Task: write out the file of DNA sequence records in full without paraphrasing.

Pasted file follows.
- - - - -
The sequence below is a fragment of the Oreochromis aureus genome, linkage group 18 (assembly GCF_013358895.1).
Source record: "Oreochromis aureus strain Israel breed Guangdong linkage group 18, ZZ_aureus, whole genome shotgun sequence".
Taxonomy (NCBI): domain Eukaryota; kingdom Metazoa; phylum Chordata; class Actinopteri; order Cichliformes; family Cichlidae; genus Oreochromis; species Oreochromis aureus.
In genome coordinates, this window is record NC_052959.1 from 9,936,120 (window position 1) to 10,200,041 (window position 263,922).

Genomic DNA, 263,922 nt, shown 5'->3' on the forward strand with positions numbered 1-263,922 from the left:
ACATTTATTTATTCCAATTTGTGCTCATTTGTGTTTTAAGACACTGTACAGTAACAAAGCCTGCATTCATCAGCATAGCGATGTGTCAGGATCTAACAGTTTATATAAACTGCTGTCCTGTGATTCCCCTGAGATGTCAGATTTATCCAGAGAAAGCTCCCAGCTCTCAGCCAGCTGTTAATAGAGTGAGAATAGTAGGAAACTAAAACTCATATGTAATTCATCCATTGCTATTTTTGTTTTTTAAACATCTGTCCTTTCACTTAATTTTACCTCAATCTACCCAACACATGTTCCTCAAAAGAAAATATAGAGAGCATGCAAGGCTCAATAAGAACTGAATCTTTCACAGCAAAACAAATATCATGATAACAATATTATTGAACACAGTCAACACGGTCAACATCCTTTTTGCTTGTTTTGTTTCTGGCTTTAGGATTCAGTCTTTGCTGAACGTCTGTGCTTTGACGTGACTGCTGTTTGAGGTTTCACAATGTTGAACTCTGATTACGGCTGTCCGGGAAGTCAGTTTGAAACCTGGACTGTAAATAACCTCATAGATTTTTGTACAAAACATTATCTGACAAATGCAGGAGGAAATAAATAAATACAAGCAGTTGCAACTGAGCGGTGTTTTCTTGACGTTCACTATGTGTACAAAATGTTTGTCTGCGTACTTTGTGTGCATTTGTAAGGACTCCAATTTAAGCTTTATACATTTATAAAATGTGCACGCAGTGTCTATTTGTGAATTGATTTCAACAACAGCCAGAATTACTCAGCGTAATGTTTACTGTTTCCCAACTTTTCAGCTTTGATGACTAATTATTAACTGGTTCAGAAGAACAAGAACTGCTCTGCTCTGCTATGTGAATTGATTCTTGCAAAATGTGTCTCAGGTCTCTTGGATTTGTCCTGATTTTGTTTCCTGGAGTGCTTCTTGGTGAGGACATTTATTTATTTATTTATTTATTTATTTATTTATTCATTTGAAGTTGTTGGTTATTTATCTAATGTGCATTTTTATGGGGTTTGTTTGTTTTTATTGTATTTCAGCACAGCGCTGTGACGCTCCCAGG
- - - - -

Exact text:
The sequence below is a fragment of the Oreochromis aureus genome, linkage group 18 (assembly GCF_013358895.1).
Source record: "Oreochromis aureus strain Israel breed Guangdong linkage group 18, ZZ_aureus, whole genome shotgun sequence".
Taxonomy (NCBI): domain Eukaryota; kingdom Metazoa; phylum Chordata; class Actinopteri; order Cichliformes; family Cichlidae; genus Oreochromis; species Oreochromis aureus.
In genome coordinates, this window is record NC_052959.1 from 9,936,120 (window position 1) to 10,200,041 (window position 263,922).

Genomic DNA, 263,922 nt, shown 5'->3' on the forward strand with positions numbered 1-263,922 from the left:
ACATTTATTTATTCCAATTTGTGCTCATTTGTGTTTTAAGACACTGTACAGTAACAAAGCCTGCATTCATCAGCATAGCGATGTGTCAGGATCTAACAGTTTATATAAACTGCTGTCCTGTGATTCCCCTGAGATGTCAGATTTATCCAGAGAAAGCTCCCAGCTCTCAGCCAGCTGTTAATAGAGTGAGAATAGTAGGAAACTAAAACTCATATGTAATTCATCCATTGCTATTTTTGTTTTTTAAACATCTGTCCTTTCACTTAATTTTACCTCAATCTACCCAACACATGTTCCTCAAAAGAAAATATAGAGAGCATGCAAGGCTCAATAAGAACTGAATCTTTCACAGCAAAACAAATATCATGATAACAATATTATTGAACACAGTCAACACGGTCAACATCCTTTTTGCTTGTTTTGTTTCTGGCTTTAGGATTCAGTCTTTGCTGAACGTCTGTGCTTTGACGTGACTGCTGTTTGAGGTTTCACAATGTTGAACTCTGATTACGGCTGTCCGGGAAGTCAGTTTGAAACCTGGACTGTAAATAACCTCATAGATTTTTGTACAAAACATTATCTGACAAATGCAGGAGGAAATAAATAAATACAAGCAGTTGCAACTGAGCGGTGTTTTCTTGACGTTCACTATGTGTACAAAATGTTTGTCTGCGTACTTTGTGTGCATTTGTAAGGACTCCAATTTAAGCTTTATACATTTATAAAATGTGCACGCAGTGTCTATTTGTGAATTGATTTCAACAACAGCCAGAATTACTCAGCGTAATGTTTACTGTTTCCCAACTTTTCAGCTTTGATGACTAATTATTAACTGGTTCAGAAGAACAAGAACTGCTCTGCTCTGCTATGTGAATTGATTCTTGCAAAATGTGTCTCAGGTCTCTTGGATTTGTCCTGATTTTGTTTCCTGGAGTGCTTCTTGGTGAGGACATTTATTTATTTATTTATTTATTTATTTATTTATTCATTTGAAGTTGTTGGTTATTTATCTAATGTGCATTTTTATGGGGTTTGTTTGTTTTTATTGTATTTCAGCACAGCGCTGTGACGCTCCCAGG